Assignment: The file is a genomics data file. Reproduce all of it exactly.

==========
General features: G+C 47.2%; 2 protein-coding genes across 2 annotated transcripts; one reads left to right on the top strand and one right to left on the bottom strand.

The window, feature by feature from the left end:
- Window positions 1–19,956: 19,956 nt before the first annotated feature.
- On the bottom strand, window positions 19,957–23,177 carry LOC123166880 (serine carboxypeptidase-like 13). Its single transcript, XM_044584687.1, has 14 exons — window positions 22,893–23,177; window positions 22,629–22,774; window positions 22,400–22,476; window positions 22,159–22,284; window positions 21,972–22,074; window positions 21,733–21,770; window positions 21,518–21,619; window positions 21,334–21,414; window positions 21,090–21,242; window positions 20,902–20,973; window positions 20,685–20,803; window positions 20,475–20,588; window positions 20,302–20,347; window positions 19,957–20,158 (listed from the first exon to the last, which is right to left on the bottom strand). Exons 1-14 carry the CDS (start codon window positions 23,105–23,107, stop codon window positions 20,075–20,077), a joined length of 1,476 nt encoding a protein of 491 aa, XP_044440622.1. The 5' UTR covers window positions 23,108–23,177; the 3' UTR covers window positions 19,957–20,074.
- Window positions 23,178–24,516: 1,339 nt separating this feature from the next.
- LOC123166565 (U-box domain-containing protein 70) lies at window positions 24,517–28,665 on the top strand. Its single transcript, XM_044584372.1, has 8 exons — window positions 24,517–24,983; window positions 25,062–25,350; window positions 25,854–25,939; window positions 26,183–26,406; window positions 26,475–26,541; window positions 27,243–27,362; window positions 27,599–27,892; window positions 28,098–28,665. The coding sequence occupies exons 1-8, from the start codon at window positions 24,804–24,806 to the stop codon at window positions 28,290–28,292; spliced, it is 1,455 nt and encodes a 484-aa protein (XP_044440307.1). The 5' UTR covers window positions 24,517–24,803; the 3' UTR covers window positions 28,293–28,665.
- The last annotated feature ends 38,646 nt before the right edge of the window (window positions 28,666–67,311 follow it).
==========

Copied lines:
General features: G+C 47.2%; 2 protein-coding genes across 2 annotated transcripts; one reads left to right on the top strand and one right to left on the bottom strand.

The window, feature by feature from the left end:
- Window positions 1–19,956: 19,956 nt before the first annotated feature.
- On the bottom strand, window positions 19,957–23,177 carry LOC123166880 (serine carboxypeptidase-like 13). Its single transcript, XM_044584687.1, has 14 exons — window positions 22,893–23,177; window positions 22,629–22,774; window positions 22,400–22,476; window positions 22,159–22,284; window positions 21,972–22,074; window positions 21,733–21,770; window positions 21,518–21,619; window positions 21,334–21,414; window positions 21,090–21,242; window positions 20,902–20,973; window positions 20,685–20,803; window positions 20,475–20,588; window positions 20,302–20,347; window positions 19,957–20,158 (listed from the first exon to the last, which is right to left on the bottom strand). Exons 1-14 carry the CDS (start codon window positions 23,105–23,107, stop codon window positions 20,075–20,077), a joined length of 1,476 nt encoding a protein of 491 aa, XP_044440622.1. The 5' UTR covers window positions 23,108–23,177; the 3' UTR covers window positions 19,957–20,074.
- Window positions 23,178–24,516: 1,339 nt separating this feature from the next.
- LOC123166565 (U-box domain-containing protein 70) lies at window positions 24,517–28,665 on the top strand. Its single transcript, XM_044584372.1, has 8 exons — window positions 24,517–24,983; window positions 25,062–25,350; window positions 25,854–25,939; window positions 26,183–26,406; window positions 26,475–26,541; window positions 27,243–27,362; window positions 27,599–27,892; window positions 28,098–28,665. The coding sequence occupies exons 1-8, from the start codon at window positions 24,804–24,806 to the stop codon at window positions 28,290–28,292; spliced, it is 1,455 nt and encodes a 484-aa protein (XP_044440307.1). The 5' UTR covers window positions 24,517–24,803; the 3' UTR covers window positions 28,293–28,665.
- The last annotated feature ends 38,646 nt before the right edge of the window (window positions 28,666–67,311 follow it).